Anthem said that its Pathway HMO plan will include 71 hospitals next year, up from 48 this year.
Lorch said, for example, that the addition of Owensboro Health in Western Kentucky and St. Elizabeth Healthcare in Northern Kentucky eliminated coverage gaps.
Lorch said that if a hospital system meets Anthem’s terms and conditions, which includes reimbursement rates, they can become part of the network. As Anthem tried to expand its network for next year, it reached out to some hospitals to narrow coverage gaps. In other cases, hospitals contacted Anthem to become part of the network.
St. Elizabeth in Northern Kentucky, is a good example, Lorch said, as the system previously had decided not to be part of Anthem’s Pathway HMO network.
“That’s a big system,” Lorch said.
In addition, he said, the Kentucky Department of Insurance looks at insurers’ networks very carefully to make sure that consumers have access to a hospital within 30 minutes or 30 miles.
Filling a coverage gap
Bill Banks, vice president of managed care for St. Elizabeth, said the system includes about 1,200 licensed beds in six facilities, with more than 400 professional health care providers, including about 170 primary care physicians.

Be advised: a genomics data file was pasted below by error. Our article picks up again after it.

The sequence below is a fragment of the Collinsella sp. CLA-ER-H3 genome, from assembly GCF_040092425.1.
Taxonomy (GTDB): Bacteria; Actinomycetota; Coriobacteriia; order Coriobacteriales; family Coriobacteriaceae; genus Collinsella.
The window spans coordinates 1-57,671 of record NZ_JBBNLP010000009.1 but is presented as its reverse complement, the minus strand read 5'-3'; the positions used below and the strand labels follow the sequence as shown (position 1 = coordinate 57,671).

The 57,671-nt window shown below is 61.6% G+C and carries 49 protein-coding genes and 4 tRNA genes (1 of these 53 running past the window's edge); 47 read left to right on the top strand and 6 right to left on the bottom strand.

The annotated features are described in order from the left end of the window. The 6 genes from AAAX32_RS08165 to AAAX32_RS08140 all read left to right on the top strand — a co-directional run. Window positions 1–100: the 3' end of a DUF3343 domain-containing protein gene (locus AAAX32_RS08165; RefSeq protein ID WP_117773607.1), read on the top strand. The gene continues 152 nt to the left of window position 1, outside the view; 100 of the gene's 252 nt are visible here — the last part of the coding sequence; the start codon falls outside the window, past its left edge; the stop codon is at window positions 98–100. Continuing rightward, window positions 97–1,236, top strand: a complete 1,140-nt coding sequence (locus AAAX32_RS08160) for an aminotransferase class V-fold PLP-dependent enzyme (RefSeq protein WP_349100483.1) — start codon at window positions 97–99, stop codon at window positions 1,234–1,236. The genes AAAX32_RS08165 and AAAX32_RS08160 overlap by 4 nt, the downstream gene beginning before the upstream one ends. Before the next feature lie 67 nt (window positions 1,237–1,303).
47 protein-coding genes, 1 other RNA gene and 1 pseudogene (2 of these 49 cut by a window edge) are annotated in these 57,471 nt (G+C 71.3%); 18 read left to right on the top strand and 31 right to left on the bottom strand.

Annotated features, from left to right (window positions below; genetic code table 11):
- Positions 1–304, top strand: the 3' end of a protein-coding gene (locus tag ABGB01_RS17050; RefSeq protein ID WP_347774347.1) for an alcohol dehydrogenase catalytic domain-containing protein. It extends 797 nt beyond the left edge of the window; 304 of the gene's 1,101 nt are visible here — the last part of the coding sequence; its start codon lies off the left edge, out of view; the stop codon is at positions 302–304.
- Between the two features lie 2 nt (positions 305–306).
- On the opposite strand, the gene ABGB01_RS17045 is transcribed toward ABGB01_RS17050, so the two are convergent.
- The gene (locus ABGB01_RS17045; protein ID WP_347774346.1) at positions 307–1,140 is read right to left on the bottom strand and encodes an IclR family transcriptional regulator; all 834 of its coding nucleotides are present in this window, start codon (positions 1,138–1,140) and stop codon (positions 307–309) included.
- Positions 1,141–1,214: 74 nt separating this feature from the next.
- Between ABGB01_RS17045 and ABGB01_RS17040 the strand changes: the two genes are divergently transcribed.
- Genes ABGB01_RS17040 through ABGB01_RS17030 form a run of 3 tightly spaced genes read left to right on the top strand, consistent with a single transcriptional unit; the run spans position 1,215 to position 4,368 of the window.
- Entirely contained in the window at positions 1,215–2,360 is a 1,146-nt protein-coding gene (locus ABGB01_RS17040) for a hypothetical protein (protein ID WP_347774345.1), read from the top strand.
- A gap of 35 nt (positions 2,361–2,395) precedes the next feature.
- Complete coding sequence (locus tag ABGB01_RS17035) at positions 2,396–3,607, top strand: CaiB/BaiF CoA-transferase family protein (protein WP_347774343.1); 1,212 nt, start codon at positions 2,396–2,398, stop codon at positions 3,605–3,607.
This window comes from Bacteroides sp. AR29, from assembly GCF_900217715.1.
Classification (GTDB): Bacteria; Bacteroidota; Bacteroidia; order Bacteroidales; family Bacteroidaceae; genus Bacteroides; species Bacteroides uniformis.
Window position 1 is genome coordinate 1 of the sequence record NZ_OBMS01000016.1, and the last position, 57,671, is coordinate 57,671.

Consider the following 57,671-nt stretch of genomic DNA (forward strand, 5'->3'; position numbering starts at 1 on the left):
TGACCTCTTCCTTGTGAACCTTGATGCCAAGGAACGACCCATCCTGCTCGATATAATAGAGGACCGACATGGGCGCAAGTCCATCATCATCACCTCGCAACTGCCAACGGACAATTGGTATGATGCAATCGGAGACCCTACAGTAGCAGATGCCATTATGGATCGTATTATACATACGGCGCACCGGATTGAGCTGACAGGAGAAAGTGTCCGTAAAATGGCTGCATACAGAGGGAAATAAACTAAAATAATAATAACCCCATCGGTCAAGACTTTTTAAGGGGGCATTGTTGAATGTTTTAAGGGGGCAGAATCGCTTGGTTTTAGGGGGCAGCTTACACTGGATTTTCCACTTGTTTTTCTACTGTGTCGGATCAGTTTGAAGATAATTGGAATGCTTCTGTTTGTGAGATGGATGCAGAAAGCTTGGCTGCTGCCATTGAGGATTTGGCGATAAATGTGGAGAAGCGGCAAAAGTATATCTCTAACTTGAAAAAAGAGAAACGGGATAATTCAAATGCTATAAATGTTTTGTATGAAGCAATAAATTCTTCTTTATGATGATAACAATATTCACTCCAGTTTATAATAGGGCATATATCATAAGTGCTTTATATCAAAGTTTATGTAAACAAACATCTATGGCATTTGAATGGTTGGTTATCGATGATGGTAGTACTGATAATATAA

Banks said the system includes about 90 percent of the adult primary care providers in Northern Kentucky.
Until now, Anthem simply had not offered a high enough reimbursement rate for the system to be part of the network, he said.
St. Elizabeth is a nonprofit Catholic health system that generates about 70 percent of its revenue from Medicare and Medicaid, Banks said. The government does not pay the full cost for services that St. Elizabeth provides its government patients, he said. And, he said, the system has to provide service for its roughly 50,000 Medicare customers, because without St. Elizabeth, they don’t have another provider where they can get care.
The system provided more than $112 million in uncompensated care and benefits to the community, according to its website.
The financial constraints on the government side of the business mean that St. Elizabeth has little wiggle room when it negotiates for reimbursement rates with private insurers.
The system got a few calls from people this year to ask about why the system was not part of Anthem’s network, Banks said.
“It didn’t go over so well with a lot of patients,” he said.
He suspects Anthem got some pushback from its customers in Northern Kentucky, too, prompting the insurer to reach out to St. Elizabeth.
“We did get a phone call saying we’d like to fix this network problem,” Banks said.
While he said he could not reveal details about the negotiations, he said Anthem raised its reimbursement rates to a reasonable level.
The coverage gap was apparent, and the parties completed their negotiations pretty quickly, in about 48 hours, Banks said.